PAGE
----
|South Ossetia, one of many little known conflicts|
The European Union was founded after the Second World War, where large armed forces fought each other and devastated a continent. Such wars are becoming a thing of the past and most current and future conflicts are very different. Today, most conflicts are within societies and not between states, argues Jochen Hippler from the Institute for Development and Peace in ISIS Europe's 2009 Peace Report. Politically speaking, there are two important and frequent types of conflict, sometimes combined:
1. Insurgencies involving struggles for power within a state, often involving competing insurgency groups against a government, often with the involvement of outside states conducting 'war by proxy'.
2. Conflicts in the context of failed states, where the state has stopped functioning and insurgents or warlords fight over power and natural resources.
In both cases a military victory is almost impossible to achieve and conflict grinds on, often over decades. In all cases, although winners are hard to see, it is the poor, the dispossessed who are always the losers. The battlegrounds in these cases are often not territory but the hearts and minds of the populations in order to achieve political power in a society rather than the acquisition of territory. Insurgent campaigns are also difficult to fight by military means as it is hard to discern the difference between combatants and civilians. All too often this leads to ethnic cleansing and similar atrocities by organised forces as there is no identifiable enemy or battleground. The old cry from the Crusades of "Kill them all, the Lord will recognise his own" is often a policy objective.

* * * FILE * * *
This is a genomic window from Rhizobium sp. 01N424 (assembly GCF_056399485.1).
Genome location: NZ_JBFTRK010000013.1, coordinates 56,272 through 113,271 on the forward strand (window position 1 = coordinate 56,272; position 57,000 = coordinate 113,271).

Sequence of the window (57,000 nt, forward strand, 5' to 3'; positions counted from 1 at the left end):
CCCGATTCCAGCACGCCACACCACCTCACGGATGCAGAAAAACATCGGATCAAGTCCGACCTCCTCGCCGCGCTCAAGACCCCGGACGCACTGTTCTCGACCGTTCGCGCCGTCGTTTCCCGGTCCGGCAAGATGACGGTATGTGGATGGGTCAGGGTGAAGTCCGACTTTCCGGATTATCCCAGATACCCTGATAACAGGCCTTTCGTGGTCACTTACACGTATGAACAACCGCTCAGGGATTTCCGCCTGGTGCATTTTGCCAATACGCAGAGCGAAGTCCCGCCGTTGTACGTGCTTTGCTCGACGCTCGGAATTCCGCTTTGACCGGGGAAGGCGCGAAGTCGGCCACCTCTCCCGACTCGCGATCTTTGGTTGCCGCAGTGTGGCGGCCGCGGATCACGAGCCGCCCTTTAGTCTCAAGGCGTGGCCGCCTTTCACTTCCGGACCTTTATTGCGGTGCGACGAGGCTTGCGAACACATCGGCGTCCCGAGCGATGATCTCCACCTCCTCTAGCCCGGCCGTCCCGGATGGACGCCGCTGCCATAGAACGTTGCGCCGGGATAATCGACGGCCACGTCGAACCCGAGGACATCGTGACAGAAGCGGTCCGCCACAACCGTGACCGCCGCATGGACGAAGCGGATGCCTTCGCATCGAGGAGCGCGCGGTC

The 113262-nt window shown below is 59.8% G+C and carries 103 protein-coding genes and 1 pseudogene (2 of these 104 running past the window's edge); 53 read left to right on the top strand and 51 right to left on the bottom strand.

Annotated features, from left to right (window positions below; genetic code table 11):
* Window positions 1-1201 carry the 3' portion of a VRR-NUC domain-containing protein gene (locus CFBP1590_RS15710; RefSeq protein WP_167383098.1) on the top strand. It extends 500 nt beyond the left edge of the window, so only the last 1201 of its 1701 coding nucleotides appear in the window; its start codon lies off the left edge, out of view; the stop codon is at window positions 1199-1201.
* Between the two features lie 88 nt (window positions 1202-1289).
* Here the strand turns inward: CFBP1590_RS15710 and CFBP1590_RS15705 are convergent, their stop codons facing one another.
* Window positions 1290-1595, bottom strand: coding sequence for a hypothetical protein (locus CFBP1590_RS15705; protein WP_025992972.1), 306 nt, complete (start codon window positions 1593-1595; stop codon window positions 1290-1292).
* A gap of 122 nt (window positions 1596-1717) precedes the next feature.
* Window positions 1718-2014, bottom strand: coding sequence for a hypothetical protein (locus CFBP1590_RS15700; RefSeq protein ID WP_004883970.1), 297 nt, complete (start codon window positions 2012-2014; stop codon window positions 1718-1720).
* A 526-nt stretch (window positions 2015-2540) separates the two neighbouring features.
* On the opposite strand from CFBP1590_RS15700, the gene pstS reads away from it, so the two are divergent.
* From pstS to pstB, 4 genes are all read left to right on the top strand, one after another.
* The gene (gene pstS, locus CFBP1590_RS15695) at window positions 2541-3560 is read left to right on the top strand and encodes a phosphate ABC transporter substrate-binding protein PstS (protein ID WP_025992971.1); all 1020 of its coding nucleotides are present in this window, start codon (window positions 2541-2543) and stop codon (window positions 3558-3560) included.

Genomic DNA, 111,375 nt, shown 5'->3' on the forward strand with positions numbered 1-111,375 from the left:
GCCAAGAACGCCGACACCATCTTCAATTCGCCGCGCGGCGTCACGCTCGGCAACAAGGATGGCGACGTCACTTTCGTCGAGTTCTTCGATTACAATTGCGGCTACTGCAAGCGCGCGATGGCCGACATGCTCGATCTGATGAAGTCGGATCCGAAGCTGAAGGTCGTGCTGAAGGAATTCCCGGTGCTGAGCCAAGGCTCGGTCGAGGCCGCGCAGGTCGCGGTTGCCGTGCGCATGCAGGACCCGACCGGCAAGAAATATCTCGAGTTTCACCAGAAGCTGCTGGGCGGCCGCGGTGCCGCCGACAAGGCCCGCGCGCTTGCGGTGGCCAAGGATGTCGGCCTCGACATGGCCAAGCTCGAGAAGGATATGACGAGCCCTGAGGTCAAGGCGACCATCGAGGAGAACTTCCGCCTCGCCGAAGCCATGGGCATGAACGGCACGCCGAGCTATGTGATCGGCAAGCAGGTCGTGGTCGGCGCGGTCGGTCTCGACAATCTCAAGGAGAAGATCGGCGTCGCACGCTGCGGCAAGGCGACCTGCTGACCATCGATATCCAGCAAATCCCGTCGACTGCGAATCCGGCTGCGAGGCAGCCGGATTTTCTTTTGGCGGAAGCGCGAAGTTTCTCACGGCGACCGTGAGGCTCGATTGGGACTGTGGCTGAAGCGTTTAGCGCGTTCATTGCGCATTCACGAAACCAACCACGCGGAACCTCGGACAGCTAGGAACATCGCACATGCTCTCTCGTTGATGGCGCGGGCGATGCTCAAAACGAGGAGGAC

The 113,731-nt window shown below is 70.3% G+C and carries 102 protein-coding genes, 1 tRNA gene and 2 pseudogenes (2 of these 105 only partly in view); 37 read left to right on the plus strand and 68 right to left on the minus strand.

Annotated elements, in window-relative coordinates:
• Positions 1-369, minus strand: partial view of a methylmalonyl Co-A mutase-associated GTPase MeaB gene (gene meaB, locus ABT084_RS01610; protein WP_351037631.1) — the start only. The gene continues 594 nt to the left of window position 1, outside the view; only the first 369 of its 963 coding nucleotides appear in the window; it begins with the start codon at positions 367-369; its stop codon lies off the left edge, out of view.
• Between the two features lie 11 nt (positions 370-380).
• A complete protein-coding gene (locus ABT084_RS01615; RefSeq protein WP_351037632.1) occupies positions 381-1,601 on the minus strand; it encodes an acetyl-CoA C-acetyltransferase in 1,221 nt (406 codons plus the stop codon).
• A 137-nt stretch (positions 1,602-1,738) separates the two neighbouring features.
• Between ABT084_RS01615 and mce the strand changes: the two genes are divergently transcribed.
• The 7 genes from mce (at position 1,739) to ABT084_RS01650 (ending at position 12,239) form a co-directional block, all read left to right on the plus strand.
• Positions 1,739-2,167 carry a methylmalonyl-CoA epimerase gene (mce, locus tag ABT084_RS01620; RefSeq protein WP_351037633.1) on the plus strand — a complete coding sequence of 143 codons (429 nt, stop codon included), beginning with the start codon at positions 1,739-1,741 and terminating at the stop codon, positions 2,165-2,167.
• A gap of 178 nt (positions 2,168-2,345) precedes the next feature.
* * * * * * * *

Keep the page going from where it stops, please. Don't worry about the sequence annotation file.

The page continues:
How to end these wars? This is the question being considered by the EU and NATO. It has always been easier to start a war than end it, and in a globalised world the many longstanding conflicts affect us all, from the Israel/Palestine situation, African conflicts, especially in the Congo and Sudan to Western interventions in Iraq and Afghanistan. Most analysts agree that the Iraq war was a grievous strategic error and the poor preparation, combined with hasty decisions, like disbanding the Iraqi army, has proven the old maxim that conflict begets conflict.
Retired British General Rupert Smith wrote in 'The Utility of Force' that "Capturing the will of the people is a very clear and basic concept, yet one that is either misunderstood or ignored by political and military establishments around the world. The politician keeps applying force to attain a condition, assuming the military will both create and maintain it. and whilst for many years the military has understood the need to win hearts and minds of the local population, this is still seen as a supporting activity to the defeat of the insurgents rather than the overall objective."